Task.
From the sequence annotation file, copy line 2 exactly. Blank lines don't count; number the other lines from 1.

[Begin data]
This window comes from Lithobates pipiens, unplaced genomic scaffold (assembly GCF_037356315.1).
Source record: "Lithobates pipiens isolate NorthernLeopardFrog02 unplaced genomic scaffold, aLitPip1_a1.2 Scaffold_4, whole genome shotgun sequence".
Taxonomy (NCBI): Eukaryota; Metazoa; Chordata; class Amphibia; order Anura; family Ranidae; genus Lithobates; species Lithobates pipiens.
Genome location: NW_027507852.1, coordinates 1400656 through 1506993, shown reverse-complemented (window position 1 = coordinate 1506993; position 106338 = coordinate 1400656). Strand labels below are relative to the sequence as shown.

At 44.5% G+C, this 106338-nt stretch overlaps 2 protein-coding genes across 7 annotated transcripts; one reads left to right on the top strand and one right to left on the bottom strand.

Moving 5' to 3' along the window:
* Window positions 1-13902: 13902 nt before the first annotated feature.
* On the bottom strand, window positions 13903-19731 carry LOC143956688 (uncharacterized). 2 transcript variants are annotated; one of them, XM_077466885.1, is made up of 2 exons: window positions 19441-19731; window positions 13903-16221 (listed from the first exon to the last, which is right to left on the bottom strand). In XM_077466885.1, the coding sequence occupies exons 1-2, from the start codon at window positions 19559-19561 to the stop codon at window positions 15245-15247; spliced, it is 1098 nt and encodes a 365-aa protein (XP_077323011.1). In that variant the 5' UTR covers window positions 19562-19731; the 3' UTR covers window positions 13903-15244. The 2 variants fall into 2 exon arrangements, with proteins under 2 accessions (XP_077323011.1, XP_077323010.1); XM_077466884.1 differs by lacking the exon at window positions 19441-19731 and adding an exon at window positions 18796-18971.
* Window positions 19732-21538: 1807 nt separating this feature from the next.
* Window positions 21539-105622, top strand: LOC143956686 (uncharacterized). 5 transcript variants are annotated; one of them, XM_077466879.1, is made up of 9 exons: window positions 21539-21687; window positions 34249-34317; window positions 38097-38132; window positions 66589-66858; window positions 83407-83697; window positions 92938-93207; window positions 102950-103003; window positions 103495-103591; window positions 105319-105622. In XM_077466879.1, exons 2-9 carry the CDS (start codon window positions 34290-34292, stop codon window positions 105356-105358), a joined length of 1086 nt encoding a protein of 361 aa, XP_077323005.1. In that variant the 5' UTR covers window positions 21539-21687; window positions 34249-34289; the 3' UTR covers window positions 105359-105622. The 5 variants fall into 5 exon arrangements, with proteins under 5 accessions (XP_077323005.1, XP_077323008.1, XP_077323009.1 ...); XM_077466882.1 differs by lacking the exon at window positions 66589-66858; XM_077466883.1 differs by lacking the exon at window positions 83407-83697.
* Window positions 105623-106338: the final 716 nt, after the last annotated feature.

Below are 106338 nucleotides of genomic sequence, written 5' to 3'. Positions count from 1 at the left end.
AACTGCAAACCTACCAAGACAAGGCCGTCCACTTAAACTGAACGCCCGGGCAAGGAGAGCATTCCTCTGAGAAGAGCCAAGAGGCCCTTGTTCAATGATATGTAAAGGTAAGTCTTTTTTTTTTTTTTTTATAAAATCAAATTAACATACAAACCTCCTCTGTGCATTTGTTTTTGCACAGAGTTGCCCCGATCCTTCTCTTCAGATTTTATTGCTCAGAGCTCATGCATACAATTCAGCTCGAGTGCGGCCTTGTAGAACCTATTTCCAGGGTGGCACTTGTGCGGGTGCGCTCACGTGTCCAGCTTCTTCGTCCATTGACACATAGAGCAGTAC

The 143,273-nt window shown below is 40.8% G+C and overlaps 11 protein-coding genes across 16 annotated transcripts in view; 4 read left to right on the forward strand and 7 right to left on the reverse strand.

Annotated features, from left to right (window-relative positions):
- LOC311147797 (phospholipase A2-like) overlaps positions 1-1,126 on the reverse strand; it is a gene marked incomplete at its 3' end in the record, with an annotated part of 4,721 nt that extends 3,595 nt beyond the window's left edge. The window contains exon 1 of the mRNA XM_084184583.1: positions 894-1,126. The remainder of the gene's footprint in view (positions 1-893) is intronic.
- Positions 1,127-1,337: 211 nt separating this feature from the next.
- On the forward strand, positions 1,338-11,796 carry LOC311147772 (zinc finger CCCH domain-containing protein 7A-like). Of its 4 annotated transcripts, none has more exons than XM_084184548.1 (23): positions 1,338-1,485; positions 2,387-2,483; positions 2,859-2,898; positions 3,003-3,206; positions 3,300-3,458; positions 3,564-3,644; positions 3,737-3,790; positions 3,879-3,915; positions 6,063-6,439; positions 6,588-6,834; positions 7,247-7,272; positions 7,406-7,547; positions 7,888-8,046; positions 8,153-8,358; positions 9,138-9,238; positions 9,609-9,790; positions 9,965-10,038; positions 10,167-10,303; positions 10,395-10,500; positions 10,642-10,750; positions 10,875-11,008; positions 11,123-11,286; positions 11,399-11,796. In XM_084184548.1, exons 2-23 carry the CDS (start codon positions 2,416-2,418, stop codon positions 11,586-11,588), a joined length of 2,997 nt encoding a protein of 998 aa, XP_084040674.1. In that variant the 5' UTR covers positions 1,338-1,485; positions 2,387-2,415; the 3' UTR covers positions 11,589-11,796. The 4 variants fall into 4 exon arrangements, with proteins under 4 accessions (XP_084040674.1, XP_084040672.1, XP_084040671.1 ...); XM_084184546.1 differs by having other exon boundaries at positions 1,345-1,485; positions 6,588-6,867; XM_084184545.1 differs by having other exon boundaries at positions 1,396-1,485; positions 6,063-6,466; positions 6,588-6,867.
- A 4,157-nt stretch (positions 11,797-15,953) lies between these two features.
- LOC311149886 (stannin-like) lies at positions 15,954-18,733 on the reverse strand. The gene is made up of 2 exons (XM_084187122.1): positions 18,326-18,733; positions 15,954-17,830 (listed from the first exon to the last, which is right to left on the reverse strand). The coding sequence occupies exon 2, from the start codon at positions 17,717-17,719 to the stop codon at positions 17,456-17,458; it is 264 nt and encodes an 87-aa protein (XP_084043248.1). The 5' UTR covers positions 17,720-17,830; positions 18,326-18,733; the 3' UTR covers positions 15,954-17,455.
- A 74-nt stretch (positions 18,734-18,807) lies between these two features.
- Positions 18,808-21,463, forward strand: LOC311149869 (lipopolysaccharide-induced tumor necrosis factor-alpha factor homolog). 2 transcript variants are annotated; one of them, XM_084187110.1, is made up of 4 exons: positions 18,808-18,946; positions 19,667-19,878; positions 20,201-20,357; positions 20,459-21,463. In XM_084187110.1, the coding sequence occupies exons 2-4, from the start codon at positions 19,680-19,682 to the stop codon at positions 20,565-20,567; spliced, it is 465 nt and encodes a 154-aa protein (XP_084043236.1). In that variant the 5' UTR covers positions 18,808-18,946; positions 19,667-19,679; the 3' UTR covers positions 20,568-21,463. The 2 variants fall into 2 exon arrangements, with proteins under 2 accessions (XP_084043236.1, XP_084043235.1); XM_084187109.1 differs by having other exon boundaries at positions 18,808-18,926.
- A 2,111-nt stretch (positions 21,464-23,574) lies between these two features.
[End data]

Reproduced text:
Source record: "Lithobates pipiens isolate NorthernLeopardFrog02 unplaced genomic scaffold, aLitPip1_a1.2 Scaffold_4, whole genome shotgun sequence".